Students, faculty gain research space

One of USF’s largest departments at the Tampa campus is the Psychology Department. With more than 1,800 undergraduate majors and 250 graduate students, a new facility was needed to provide appropriate academic and research needs.

Monday, these needs were met when President Judy Genshaft, Provost David Stamps and other university leaders participated in a ribbon-cutting ceremony to dedicate the Psychology and Communication Sciences and Disorders building as the first interdisciplinary building at the Tampa campus.

The $25 million building, which is located near the H. Lee Moffitt Cancer Center and Research Institute, will conduct research in studies such as neural science, communication, psychology and social work. The new 107,000 square foot building will provide students and faculty with about 35 laboratories for collaborative research.

“This building has features to enhance our work,” Genshaft said. “It also encourages our workers to develop their research.”

Emanuel Donchin, chairman for the Psychology Department, said the interdisciplinary building will get faculty involved with different studies across campus. Studies such as biology, communication sciences and social psychology are diverse but can work closely together, he said.

“The focus is on individual work in a group,” Donchin said. Arthur Guilford, chairman for the Department of Communication Sciences and Disorders, said the building includes about 10 to 15 research labs in the Psychology building and about 10 in the CSD building.

Guilford said each building is designed similarly with clinical facilities, teaching and research labs and offices.

Other plans include adding a playground behind the CSD building for children with communication disorders.

He said the faculty will be able to help these children by communicating with them on the playground because children learn language while playing.

Guilford said the building also has an auditorium that will be used mostly for classes, but anyone is able to reserve the auditorium through the university.

He said the building strengthens both departments’ affiliation with the Moffitt Center and other medical institutes on campus.

“This building is going to have a significant impact for both departments because it creates professional clinics that we never had professionally,” said Guilford.

Guilford said the building’s mission is to provide education to the department’s 1,800 majors in studies from basic neural science to social work.

Edward Levine, psychology professor and former chairman for the Psychology Department, said the campaign to start the building began in 1986. Faculty and graduate students of the Psychology Department made administration aware of the department’s need for a new building.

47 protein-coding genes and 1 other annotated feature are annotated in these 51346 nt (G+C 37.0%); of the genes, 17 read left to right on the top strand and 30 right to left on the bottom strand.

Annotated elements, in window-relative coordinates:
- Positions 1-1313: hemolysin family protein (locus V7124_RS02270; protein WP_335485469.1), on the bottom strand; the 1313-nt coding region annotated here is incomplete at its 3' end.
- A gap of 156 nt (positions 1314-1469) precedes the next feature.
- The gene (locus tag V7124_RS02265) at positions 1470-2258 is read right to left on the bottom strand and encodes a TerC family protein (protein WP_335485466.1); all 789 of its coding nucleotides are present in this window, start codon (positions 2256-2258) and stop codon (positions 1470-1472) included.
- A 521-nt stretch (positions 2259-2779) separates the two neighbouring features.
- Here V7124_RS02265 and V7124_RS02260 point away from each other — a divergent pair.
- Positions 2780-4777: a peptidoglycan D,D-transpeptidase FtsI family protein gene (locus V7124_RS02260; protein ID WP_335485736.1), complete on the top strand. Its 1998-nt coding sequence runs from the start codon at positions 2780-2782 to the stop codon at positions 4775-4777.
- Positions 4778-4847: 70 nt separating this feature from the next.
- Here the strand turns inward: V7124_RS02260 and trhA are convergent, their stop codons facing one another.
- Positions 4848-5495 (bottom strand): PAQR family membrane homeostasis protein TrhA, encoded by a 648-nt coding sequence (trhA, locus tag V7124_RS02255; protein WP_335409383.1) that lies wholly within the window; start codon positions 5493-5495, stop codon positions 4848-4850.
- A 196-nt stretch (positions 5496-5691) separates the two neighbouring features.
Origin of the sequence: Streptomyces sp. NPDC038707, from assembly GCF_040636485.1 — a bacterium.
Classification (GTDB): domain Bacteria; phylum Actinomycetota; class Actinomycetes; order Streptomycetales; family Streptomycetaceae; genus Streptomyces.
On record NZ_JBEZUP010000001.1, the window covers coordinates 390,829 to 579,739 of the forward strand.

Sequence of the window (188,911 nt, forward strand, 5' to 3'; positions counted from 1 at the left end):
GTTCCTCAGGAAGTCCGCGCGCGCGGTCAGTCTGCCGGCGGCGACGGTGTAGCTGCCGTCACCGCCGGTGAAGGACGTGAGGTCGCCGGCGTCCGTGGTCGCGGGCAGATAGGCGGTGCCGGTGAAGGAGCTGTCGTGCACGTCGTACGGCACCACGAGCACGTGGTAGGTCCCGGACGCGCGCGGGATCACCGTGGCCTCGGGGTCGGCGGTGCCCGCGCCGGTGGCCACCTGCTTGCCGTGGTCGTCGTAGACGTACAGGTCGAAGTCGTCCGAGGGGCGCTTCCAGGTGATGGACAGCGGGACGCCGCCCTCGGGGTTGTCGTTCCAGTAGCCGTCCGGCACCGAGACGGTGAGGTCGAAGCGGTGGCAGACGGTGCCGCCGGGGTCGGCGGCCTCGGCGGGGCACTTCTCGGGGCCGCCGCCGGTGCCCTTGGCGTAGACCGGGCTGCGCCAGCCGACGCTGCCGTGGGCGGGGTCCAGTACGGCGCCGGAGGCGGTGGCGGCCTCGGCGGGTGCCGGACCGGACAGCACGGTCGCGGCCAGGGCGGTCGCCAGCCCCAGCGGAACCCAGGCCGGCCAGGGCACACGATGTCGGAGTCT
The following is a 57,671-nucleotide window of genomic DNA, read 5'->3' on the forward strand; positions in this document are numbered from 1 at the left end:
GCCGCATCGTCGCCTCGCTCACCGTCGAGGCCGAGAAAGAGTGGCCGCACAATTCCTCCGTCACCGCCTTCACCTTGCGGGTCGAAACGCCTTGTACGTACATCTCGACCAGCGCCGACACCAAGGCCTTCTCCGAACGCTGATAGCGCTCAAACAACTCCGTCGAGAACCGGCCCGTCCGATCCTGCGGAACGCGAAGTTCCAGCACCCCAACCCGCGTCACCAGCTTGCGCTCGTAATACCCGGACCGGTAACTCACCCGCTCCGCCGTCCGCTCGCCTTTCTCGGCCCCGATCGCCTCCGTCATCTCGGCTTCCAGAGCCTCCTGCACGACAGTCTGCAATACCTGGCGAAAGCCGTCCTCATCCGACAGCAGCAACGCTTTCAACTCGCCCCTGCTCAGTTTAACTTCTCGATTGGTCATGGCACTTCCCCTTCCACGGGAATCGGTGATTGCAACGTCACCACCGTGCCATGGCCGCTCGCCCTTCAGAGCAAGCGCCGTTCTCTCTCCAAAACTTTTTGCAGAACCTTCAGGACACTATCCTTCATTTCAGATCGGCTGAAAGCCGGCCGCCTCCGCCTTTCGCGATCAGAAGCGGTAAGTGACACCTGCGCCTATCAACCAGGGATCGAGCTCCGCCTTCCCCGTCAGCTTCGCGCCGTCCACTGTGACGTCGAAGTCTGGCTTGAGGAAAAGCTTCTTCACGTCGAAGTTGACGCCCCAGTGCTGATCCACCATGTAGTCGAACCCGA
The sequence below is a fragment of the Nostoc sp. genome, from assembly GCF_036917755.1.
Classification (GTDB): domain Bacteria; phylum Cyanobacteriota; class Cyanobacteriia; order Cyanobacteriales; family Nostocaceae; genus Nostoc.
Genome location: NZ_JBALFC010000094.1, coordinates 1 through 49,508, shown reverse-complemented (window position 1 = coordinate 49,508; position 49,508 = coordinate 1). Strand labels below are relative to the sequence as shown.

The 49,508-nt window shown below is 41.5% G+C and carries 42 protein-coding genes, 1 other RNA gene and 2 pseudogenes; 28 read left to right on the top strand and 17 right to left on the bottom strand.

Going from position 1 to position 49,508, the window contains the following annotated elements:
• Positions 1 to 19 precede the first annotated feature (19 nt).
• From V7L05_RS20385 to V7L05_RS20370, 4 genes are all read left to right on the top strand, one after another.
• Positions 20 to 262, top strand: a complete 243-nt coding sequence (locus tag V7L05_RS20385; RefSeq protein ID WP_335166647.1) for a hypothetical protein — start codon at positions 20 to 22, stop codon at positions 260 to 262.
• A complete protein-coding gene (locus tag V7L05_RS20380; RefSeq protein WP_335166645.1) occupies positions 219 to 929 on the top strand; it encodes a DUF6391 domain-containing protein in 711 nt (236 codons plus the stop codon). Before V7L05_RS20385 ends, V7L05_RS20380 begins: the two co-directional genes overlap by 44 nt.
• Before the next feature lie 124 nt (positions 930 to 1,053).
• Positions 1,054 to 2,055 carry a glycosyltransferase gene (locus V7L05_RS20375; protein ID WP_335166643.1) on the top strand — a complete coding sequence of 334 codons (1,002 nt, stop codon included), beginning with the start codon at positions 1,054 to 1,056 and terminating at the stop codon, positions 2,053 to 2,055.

Levine said before the Psychology and CSD building was completed, the Psychology Department had to spread their laboratories throughout the Human Services building, Behavioral Sciences building and Social Sciences building.

Levine said the new building is nicer and provides laboratories that are more spacious for research.

“I am happy with the facility’s 21st century teaching technology,” Levine said. “It gives a bigger allocation for lab classes and to improve the science of psychology.”

Levine said the labs have been in full operation for medical school studies such as Alzheimer’s disease, fetal development issues, visual systems in the brain and the aging effects on hearing.

Levine said Stamps played an important part in moving the building forward to receive funding from the state.

Stamps said he was placed on the Public Education Capital Outlay list, which is a funding list for the state, last year when he was the dean for the College of Arts and Sciences. He said future buildings were listed in a priority order in which they would be built.Stamps said he was instrumental in moving the Psychology and CSD building near the top of the list.

“This is a wonderful building,” Stamps said. “With the strong Ph.D. program in psychology here, it helps the university as a whole move forward.”

Scott Husband, a doctoral student in the Psychology Department, said the new laboratory space for students and faculty allows research to be done “more efficiently and effectively.”

Husband said some research labs were difficult to do in the basement of the Social Science building.

“I have a good perspective on the good and the old building,” Husband said. “It will be more enjoyable to do our work here as we pursue our degrees.”

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